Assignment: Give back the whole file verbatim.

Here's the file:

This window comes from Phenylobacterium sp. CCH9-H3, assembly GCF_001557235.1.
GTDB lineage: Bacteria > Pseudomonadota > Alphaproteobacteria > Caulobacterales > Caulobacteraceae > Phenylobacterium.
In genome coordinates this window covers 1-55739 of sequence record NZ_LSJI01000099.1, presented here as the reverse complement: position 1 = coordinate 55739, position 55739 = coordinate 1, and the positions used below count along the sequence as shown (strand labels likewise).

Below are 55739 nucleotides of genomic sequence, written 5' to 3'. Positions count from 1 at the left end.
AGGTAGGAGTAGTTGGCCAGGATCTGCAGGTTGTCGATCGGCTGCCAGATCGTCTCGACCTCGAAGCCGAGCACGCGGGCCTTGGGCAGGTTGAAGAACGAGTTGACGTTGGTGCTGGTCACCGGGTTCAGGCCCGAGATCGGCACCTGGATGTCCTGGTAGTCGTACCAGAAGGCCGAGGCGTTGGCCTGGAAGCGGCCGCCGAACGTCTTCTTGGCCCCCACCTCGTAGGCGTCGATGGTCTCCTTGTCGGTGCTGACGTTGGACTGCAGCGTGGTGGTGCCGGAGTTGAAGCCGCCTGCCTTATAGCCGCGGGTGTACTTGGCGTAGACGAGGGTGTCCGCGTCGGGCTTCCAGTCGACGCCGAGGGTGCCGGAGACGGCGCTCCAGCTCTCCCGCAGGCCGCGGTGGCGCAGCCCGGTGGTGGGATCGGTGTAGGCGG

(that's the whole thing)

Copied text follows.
This window comes from Phenylobacterium sp. CCH9-H3, assembly GCF_001557235.1.
GTDB lineage: Bacteria > Pseudomonadota > Alphaproteobacteria > Caulobacterales > Caulobacteraceae > Phenylobacterium.
In genome coordinates this window covers 1-55739 of sequence record NZ_LSJI01000099.1, presented here as the reverse complement: position 1 = coordinate 55739, position 55739 = coordinate 1, and the positions used below count along the sequence as shown (strand labels likewise).

Below are 55739 nucleotides of genomic sequence, written 5' to 3'. Positions count from 1 at the left end.
AGGTAGGAGTAGTTGGCCAGGATCTGCAGGTTGTCGATCGGCTGCCAGATCGTCTCGACCTCGAAGCCGAGCACGCGGGCCTTGGGCAGGTTGAAGAACGAGTTGACGTTGGTGCTGGTCACCGGGTTCAGGCCCGAGATCGGCACCTGGATGTCCTGGTAGTCGTACCAGAAGGCCGAGGCGTTGGCCTGGAAGCGGCCGCCGAACGTCTTCTTGGCCCCCACCTCGTAGGCGTCGATGGTCTCCTTGTCGGTGCTGACGTTGGACTGCAGCGTGGTGGTGCCGGAGTTGAAGCCGCCTGCCTTATAGCCGCGGGTGTACTTGGCGTAGACGAGGGTGTCCGCGTCGGGCTTCCAGTCGACGCCGAGGGTGCCGGAGACGGCGCTCCAGCTCTCCCGCAGGCCGCGGTGGCGCAGCCCGGTGGTGGGATCGGTGTAGGCGG